Premier Jiang Yi-huah (江宜樺) yesterday leveled indirect criticism at the students who took part in the Sunflower movement, insinuating that they are people who “complain all day long about the government” and “blame others for their failures.”
Jiang made the comments as he addressed members of the Chinese National Association of Industry and Commerce at a breakfast meeting, telling the business leaders about his recent encounters with young entrepreneurs in various fields, such as information, communication, technology and agriculture.
“[In the entrepreneurs] I saw the future of Taiwan and the forces that drive its economic development. I didn’t consider them to be uncompetitive as they are portrayed in the media and didn’t hear them grumbling about the government,” Jiang said. “Aside from the students who protested in the [Sunflower] movement, there are young people in every corner of the country who are full of ideas and energy, who want to go on adventures and make their endeavors successful, just like every one of you.”
“They do not complain about the government all day. They are not like the young people [in the Sunflower movement] who blame others for their failure,” the premier added.
Jiang said the young businesspeople he met gave him hope for the country’s future and led him to realize that he has the responsibility to help Taiwan’s youth make their dreams come true and, in doing so, lay a solid foundation for the nation’s continued progress.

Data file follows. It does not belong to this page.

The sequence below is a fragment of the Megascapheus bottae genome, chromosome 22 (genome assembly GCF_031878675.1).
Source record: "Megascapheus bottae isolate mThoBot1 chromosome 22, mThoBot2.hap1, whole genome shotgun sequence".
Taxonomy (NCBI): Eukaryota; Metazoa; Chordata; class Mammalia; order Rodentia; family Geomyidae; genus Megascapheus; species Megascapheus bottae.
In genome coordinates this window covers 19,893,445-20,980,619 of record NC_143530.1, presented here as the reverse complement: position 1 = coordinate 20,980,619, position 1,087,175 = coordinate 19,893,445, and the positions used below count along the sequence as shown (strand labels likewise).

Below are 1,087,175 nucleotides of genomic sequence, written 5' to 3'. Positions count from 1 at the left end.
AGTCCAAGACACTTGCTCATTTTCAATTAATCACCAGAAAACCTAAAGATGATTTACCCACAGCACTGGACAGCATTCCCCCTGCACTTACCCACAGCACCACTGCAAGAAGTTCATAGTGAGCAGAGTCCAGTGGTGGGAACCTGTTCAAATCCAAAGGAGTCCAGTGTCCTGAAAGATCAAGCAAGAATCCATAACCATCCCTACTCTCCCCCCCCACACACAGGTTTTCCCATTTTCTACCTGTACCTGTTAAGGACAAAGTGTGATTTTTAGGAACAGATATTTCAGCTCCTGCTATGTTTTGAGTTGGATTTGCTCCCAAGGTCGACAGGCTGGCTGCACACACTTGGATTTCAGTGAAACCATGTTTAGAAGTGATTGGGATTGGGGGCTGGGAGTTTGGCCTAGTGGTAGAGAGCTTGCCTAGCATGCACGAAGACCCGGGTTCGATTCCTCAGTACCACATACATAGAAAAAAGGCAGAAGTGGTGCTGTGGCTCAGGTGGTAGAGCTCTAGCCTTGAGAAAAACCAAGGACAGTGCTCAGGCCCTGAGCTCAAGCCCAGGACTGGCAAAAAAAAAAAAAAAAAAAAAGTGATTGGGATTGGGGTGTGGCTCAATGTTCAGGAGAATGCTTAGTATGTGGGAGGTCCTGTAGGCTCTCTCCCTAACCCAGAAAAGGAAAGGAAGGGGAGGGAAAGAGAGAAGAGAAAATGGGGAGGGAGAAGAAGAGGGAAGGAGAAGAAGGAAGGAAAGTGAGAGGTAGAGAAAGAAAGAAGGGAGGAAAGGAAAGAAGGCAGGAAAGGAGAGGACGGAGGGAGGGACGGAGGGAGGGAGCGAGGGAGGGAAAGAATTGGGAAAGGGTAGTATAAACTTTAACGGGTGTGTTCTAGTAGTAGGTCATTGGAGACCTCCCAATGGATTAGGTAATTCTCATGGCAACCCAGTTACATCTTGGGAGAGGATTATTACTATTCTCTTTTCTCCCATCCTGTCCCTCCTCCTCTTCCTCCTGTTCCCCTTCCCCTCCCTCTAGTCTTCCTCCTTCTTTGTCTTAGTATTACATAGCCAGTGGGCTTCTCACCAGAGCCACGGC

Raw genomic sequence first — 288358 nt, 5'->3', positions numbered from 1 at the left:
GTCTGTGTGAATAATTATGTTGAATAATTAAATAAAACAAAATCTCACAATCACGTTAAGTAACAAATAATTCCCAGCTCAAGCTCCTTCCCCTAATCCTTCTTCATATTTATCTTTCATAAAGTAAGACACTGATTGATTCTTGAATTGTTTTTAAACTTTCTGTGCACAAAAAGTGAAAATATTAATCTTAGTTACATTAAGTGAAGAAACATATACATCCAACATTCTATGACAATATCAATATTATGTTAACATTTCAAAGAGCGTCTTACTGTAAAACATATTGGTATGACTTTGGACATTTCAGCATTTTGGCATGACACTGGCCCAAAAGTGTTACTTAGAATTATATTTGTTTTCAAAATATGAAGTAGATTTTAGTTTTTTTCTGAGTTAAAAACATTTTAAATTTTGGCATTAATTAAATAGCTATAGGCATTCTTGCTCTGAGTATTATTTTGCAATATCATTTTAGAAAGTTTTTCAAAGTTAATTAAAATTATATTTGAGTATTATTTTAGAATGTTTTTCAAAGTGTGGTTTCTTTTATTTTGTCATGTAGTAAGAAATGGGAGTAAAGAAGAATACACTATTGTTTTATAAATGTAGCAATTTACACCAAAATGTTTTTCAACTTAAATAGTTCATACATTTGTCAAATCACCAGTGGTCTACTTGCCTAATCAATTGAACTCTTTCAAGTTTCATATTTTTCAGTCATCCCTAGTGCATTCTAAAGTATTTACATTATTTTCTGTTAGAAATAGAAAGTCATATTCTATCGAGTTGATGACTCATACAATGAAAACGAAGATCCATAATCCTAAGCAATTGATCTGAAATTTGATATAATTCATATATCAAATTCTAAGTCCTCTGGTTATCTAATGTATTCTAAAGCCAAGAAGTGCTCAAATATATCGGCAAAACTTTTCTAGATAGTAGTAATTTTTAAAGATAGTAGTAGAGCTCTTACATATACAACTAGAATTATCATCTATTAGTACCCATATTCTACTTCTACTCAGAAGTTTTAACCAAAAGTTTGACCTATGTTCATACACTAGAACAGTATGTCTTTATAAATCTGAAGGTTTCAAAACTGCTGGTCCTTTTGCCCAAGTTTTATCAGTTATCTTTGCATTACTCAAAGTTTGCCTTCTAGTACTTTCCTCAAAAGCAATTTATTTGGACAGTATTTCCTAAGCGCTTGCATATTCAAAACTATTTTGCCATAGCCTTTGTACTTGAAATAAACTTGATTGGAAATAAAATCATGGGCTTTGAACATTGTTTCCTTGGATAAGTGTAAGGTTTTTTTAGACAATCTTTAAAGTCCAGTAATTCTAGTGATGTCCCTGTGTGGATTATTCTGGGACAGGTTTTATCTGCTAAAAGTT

The Sunflower movement was sparked on March 18 by a student-led occupation of the Legislative Yuan in Taipei to protest against the government’s handling of the cross-strait trade service agreement. It ended on April 10 when the activists voluntarily exited the legislative chamber.
Sunflower movement leaders Chen Wei-ting (陳為廷) and Lin Fei-fan (林飛帆) yesterday fired back at Jiang over his remarks, calling on the administration of President Ma Ying-jeou (馬英九) to own up to its failures.
Chen said that young Taiwanese have never been afraid to fall — had they been, they would not have risen time and again to challenge public officials’ question-dodging, hollow statements and authorities’ crackdowns on young protesters.
“We would like to ask Jiang not to attribute his failures to us [the Sunflower activists],” he said.
Although Chen called the tone of the premier’s address at yesterday’s meeting “cliched,” saying that it is the same one adopted by Ma during his inaugural speech six years ago, the student activist said he found Jiang’s remarks more insulting than the president’s.
“At least Ma made an effort to tone down the comments he made by citing a few examples of businesses established by self-made young Taiwanese... Jiang only said: ‘Students who didn’t take part in the [Sunflower] movement,’ without even bothering to cite any examples,” Chen said.
Lin said the Ma administration is only willing to hold dialogue with a handful of capitalists who submit to its rule. Only a corrupt leader would keep out their citizens with barb wires and barricades, Chen said, dubbing the strategy “the ostrich theory.”
Democratic Progressive Party Legislator Tuan Yi-kang (段宜康) said that the Chinese Nationalist Party’s (KMT) categorizing of all young Taiwanese into either: “Sunflower movement participants” or “non-Sunflower movement participants” was ridiculous.
Tuan said that according to the KMT’s “logic,” the movement’s participants are anti-government brats who are constantly whining, while their counterparts are hardworking, promising young men people who never shirk their responsibilities.
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